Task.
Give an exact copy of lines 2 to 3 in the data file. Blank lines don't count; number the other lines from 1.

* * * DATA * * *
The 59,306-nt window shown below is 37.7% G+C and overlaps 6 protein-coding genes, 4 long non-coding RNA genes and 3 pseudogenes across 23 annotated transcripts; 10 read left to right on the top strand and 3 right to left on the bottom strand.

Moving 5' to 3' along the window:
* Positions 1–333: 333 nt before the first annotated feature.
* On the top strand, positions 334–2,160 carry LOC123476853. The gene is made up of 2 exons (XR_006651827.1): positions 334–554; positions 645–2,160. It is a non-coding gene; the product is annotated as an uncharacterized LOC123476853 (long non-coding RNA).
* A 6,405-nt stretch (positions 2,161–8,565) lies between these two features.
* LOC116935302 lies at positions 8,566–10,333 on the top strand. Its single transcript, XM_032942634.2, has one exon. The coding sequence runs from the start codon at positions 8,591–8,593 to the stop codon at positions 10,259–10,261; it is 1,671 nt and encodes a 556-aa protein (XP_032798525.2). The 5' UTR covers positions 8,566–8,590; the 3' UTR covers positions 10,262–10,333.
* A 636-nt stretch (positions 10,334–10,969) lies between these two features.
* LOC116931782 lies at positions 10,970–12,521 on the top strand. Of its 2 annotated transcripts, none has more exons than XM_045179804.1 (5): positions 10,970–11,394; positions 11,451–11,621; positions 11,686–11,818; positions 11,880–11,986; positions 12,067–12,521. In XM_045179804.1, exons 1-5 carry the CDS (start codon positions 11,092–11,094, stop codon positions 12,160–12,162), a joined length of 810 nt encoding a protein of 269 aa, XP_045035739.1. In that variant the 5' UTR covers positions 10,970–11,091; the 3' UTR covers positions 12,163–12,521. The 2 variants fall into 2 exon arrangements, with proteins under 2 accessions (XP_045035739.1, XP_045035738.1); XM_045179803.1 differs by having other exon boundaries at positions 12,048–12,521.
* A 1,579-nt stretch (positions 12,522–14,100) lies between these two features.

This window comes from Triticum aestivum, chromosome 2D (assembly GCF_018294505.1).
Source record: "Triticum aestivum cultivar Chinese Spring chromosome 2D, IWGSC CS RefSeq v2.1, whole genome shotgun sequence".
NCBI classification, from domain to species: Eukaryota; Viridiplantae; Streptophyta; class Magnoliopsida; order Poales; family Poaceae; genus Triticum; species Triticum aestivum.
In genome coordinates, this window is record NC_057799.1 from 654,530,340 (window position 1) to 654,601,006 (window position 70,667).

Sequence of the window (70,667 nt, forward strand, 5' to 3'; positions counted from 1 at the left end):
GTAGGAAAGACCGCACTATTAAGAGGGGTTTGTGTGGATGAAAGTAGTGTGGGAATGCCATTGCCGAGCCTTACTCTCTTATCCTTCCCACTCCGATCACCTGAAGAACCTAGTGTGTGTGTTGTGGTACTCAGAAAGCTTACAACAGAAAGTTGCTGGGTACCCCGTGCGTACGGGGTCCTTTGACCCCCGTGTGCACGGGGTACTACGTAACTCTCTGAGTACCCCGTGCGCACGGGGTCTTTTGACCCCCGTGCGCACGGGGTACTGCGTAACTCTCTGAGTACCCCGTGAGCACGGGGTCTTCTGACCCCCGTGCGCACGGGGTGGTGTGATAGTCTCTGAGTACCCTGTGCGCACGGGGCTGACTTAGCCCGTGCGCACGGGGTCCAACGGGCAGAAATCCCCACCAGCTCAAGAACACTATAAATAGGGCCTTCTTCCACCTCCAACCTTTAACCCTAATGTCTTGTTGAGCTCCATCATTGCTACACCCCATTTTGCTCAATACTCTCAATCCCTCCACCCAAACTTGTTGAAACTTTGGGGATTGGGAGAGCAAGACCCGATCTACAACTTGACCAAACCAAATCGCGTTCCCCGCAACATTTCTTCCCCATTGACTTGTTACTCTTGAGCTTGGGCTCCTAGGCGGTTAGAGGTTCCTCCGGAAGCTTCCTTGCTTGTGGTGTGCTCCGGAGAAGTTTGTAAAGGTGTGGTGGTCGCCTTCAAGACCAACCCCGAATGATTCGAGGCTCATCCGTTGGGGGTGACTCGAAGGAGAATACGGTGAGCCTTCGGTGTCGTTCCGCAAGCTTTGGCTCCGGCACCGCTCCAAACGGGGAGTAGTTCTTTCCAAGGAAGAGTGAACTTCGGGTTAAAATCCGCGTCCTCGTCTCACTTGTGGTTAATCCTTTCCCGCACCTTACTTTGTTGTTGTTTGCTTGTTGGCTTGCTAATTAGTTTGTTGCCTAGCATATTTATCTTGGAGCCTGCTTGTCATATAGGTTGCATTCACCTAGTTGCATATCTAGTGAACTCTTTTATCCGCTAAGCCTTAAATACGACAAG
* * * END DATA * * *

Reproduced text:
Moving 5' to 3' along the window:
* Positions 1–333: 333 nt before the first annotated feature.